2019 Focus: Mental Health & Happiness, Essential for the Solo & Small Firm Lawyer



At the beginning of the year, I went to the gym. Not exactly a novel January 1st idea. The workout was noteworthy, however, because I did not go to start losing the ever-elusive “10 pounds,” a past go-to New Year’s resolution. I went for mental health and happiness, one of my 2019 focuses.

Last fall was exceedingly busy. The packed schedule from September through November is always a challenge. In 2018, though, the addition of awesome professional opportunities and a baby tipped the scales. To save time, I quit the workouts enjoyed since middle school to exclusively focus on the workload of my then three-person law office.
What was then unknown to me, however, is that I did not create additional time, I worsened my situation. Although physical benefits are most-often associated with exercise, physical activity has significant mental health benefits, including stress reduction. Since I unwittingly eliminated a major stress-relief outlet, stress had nowhere to go, bottling-up inside me and manifesting in physical health issues.

The first month or so, nausea was a frequent symptom. Then chronic “ear infections” ensued. By late October, the pain radiated from my ear down my jaw, making it difficult to talk and chew.

About every two weeks, I visited the doctor. Prescriptions included antibiotics, nasal sprays, new techniques for using them, pain relievers, heating pads, liquid diets, and a flying ban to avoid bursting an eardrum. Eventually, I was referred to a specialist.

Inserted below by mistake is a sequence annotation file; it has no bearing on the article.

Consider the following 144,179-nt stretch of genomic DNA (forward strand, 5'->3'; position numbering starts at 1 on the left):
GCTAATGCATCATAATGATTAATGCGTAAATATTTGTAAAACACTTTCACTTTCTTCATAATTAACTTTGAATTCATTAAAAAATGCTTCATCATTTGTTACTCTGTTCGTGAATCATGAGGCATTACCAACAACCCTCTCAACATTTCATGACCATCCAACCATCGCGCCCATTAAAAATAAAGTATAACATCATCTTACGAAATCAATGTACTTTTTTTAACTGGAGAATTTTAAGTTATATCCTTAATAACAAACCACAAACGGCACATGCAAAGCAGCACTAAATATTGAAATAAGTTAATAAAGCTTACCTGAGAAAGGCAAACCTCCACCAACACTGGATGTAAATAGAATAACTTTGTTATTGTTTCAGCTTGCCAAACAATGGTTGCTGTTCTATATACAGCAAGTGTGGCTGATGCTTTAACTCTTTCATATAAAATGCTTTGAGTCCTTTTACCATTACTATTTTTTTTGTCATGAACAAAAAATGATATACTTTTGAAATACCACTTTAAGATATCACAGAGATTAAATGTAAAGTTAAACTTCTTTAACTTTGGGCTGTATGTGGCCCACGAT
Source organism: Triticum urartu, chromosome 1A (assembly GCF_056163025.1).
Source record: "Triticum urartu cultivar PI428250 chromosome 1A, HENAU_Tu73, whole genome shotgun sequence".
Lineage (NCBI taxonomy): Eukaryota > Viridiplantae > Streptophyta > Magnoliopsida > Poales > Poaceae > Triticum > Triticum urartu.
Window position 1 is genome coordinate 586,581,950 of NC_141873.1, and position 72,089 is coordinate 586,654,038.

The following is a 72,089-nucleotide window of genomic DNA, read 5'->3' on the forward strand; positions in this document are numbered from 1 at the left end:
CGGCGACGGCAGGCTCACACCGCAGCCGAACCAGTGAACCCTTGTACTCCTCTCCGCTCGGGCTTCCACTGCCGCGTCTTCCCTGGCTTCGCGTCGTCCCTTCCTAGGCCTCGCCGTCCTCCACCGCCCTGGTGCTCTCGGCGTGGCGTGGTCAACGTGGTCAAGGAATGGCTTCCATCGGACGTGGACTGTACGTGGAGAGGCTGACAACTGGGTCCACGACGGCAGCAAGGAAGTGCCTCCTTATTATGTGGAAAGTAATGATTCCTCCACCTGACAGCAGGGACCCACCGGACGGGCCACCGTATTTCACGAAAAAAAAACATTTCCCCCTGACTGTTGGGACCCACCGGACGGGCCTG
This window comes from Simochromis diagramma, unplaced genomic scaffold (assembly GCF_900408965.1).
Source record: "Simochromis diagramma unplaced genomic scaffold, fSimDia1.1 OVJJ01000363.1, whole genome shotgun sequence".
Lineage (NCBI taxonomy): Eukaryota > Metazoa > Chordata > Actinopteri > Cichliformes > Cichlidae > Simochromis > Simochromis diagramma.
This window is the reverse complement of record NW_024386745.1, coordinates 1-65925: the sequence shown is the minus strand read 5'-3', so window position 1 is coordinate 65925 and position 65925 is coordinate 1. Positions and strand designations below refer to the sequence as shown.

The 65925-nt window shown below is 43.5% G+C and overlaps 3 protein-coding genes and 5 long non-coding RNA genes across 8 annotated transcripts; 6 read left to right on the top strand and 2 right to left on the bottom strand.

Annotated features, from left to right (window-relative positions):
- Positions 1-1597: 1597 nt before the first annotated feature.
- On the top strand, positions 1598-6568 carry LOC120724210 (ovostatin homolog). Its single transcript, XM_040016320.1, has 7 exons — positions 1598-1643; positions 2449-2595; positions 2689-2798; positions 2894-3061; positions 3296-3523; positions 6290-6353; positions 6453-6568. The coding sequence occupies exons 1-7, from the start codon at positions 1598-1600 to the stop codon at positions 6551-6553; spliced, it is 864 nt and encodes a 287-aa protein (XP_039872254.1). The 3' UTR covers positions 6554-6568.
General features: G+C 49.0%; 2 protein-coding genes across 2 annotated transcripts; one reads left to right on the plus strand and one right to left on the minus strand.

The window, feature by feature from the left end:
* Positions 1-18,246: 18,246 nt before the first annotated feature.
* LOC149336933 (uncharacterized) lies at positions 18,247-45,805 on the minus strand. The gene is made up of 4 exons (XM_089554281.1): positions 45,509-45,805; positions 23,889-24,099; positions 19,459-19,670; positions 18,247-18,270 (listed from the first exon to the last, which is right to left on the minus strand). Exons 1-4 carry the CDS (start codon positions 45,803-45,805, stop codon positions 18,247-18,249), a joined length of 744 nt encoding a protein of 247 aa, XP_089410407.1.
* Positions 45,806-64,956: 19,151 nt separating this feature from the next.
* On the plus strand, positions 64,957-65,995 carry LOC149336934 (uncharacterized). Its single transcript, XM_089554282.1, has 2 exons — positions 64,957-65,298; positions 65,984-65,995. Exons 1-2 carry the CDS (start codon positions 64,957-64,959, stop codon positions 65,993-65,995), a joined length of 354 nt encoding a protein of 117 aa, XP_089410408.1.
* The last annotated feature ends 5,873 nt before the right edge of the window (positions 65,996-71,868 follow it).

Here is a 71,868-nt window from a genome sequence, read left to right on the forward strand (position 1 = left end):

Two days before my appointment, I read an article about a woman under extreme stress. She visited her doctor complaining of ear and jaw pain, each time sent home with a diagnosis that “nothing was wrong.” I immediately instinctively knew that I shared this woman’s fate. The specialist confirmed my intuition 48- hours later when he concluded that although it felt like I had an ear infection and inner-ear fluid, they were mental ailments that did not physically exist.

Leaving that doctor’s office, I knew the key to improved wellness rested with me.

5 Suggestions That Improved My Health & Happiness to Better Serve My Clients, My Family & Me

Self-Education: In 2018, I insatiably listened to audiobooks and podcasts focused on entrepreneurship and empowerment. For the first time, it was realized that although I have zero time to read, I have tons of time to listen. Hearing stories about additional entrepreneurs who overcame physical ailments caused by mental stress led to my epiphany when reading the above-referenced article that I had traveled down the same path. It’s unlikely that my health would have soon improved without such self- realization and subsequent implementation of techniques learned this past year. Audiobooks that were especially helpful to me included: Drop the Ball by Tiffany Dufu, Girl Wash Your Face by Rachel Hollis, Option B by Sheryl Sandberg & Adam Grant, and Shoe Dog by Phil Knight. Podcasts included: How I Built This with Guy Raz, Rise with Rachel Hollis, and Skimm’d from the Couch by theSkimm.

Ask for Help: Additional tasks meant learning to ask others for help completing projects that I previously did and did well. For example, instead of planning our son’s first birthday party by myself as would have been my usual mode of operation, I asked my husband if he would create and mail the invitation, handle RSVP’s, and oversee additional aspects of the festivities. Working together was a lot more fun than working in isolation and balanced the work between us so that it was manageable, not overwhelming. Brainstorming with colleagues, regarding, for example, best practices for tackling your email inbox, will also equip you with tools not thought of alone in your office. One additional tip here – when possible, identify when assistance with tasks and/or mentorship is needed and proactively ask for it. As much as we may wish or think differently, others are not mind readers. To best  allow them to assist you, verbalize your request and the anticipated amount of time necessary to complete it so that   they can plan for such task and schedule adequate time to help you.